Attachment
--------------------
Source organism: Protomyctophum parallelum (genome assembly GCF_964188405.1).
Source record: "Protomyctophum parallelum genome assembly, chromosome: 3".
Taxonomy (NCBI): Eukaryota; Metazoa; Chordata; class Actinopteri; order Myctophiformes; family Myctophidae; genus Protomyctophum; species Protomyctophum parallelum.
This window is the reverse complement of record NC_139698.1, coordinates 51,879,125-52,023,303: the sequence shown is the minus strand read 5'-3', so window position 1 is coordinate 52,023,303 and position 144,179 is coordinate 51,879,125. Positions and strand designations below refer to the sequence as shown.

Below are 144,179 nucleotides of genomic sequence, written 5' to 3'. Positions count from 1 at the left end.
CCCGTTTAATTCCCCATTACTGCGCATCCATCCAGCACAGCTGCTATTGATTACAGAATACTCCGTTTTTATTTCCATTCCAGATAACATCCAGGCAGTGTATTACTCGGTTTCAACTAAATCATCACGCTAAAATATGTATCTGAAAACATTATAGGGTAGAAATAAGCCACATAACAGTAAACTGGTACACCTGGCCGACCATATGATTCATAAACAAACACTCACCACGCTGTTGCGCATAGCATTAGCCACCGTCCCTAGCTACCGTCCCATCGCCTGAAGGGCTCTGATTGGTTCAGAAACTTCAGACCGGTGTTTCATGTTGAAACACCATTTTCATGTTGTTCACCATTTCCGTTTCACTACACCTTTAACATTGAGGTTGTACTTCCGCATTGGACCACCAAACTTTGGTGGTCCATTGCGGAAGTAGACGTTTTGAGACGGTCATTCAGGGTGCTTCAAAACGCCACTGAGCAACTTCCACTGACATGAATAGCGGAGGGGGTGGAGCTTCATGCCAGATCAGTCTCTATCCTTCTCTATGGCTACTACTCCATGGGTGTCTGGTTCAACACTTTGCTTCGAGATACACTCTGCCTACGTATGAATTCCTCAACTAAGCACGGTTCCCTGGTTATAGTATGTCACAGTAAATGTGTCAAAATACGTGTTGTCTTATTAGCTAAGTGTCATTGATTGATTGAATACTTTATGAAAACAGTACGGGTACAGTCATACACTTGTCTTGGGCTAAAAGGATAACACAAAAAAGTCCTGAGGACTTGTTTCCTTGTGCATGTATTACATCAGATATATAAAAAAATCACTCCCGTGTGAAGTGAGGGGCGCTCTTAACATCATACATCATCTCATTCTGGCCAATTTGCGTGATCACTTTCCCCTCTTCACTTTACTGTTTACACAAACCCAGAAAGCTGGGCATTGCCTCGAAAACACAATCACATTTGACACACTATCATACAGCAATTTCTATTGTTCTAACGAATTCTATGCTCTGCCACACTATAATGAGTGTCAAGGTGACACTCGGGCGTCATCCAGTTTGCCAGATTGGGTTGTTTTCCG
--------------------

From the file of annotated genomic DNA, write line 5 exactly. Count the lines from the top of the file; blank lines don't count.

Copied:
Below are 144,179 nucleotides of genomic sequence, written 5' to 3'. Positions count from 1 at the left end.